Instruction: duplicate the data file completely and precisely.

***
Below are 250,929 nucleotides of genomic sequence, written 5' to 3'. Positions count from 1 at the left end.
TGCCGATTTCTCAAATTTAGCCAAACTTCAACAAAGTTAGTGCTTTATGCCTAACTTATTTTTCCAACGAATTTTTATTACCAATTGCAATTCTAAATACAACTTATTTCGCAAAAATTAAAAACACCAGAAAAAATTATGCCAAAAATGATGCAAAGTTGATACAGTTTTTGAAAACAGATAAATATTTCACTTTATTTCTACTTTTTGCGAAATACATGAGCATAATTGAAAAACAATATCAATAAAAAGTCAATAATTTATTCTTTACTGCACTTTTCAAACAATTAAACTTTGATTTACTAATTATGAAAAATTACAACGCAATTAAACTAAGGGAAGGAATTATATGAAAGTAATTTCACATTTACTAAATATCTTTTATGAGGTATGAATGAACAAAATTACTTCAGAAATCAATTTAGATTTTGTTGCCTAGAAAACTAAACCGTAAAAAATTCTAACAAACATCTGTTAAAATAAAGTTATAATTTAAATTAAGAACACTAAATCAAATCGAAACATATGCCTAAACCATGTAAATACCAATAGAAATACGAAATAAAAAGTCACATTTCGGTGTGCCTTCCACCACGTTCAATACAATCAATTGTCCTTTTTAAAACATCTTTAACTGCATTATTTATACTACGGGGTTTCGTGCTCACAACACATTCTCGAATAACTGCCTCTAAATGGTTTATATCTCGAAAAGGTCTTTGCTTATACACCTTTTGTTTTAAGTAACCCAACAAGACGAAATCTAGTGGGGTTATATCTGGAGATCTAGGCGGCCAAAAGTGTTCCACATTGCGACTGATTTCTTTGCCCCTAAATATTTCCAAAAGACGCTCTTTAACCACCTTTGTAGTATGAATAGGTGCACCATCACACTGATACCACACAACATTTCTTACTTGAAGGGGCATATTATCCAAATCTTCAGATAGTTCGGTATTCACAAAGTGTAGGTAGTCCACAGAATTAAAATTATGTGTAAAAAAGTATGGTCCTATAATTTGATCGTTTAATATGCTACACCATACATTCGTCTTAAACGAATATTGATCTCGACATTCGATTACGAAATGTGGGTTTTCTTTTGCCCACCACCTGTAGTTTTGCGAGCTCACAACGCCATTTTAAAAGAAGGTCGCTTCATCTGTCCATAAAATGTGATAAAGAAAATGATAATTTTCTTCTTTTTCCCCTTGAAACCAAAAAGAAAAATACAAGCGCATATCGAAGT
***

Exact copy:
Below are 250,929 nucleotides of genomic sequence, written 5' to 3'. Positions count from 1 at the left end.
TGCCGATTTCTCAAATTTAGCCAAACTTCAACAAAGTTAGTGCTTTATGCCTAACTTATTTTTCCAACGAATTTTTATTACCAATTGCAATTCTAAATACAACTTATTTCGCAAAAATTAAAAACACCAGAAAAAATTATGCCAAAAATGATGCAAAGTTGATACAGTTTTTGAAAACAGATAAATATTTCACTTTATTTCTACTTTTTGCGAAATACATGAGCATAATTGAAAAACAATATCAATAAAAAGTCAATAATTTATTCTTTACTGCACTTTTCAAACAATTAAACTTTGATTTACTAATTATGAAAAATTACAACGCAATTAAACTAAGGGAAGGAATTATATGAAAGTAATTTCACATTTACTAAATATCTTTTATGAGGTATGAATGAACAAAATTACTTCAGAAATCAATTTAGATTTTGTTGCCTAGAAAACTAAACCGTAAAAAATTCTAACAAACATCTGTTAAAATAAAGTTATAATTTAAATTAAGAACACTAAATCAAATCGAAACATATGCCTAAACCATGTAAATACCAATAGAAATACGAAATAAAAAGTCACATTTCGGTGTGCCTTCCACCACGTTCAATACAATCAATTGTCCTTTTTAAAACATCTTTAACTGCATTATTTATACTACGGGGTTTCGTGCTCACAACACATTCTCGAATAACTGCCTCTAAATGGTTTATATCTCGAAAAGGTCTTTGCTTATACACCTTTTGTTTTAAGTAACCCAACAAGACGAAATCTAGTGGGGTTATATCTGGAGATCTAGGCGGCCAAAAGTGTTCCACATTGCGACTGATTTCTTTGCCCCTAAATATTTCCAAAAGACGCTCTTTAACCACCTTTGTAGTATGAATAGGTGCACCATCACACTGATACCACACAACATTTCTTACTTGAAGGGGCATATTATCCAAATCTTCAGATAGTTCGGTATTCACAAAGTGTAGGTAGTCCACAGAATTAAAATTATGTGTAAAAAAGTATGGTCCTATAATTTGATCGTTTAATATGCTACACCATACATTCGTCTTAAACGAATATTGATCTCGACATTCGATTACGAAATGTGGGTTTTCTTTTGCCCACCACCTGTAGTTTTGCGAGCTCACAACGCCATTTTAAAAGAAGGTCGCTTCATCTGTCCATAAAATGTGATAAAGAAAATGATAATTTTCTTCTTTTTCCCCTTGAAACCAAAAAGAAAAATACAAGCGCATATCGAAGT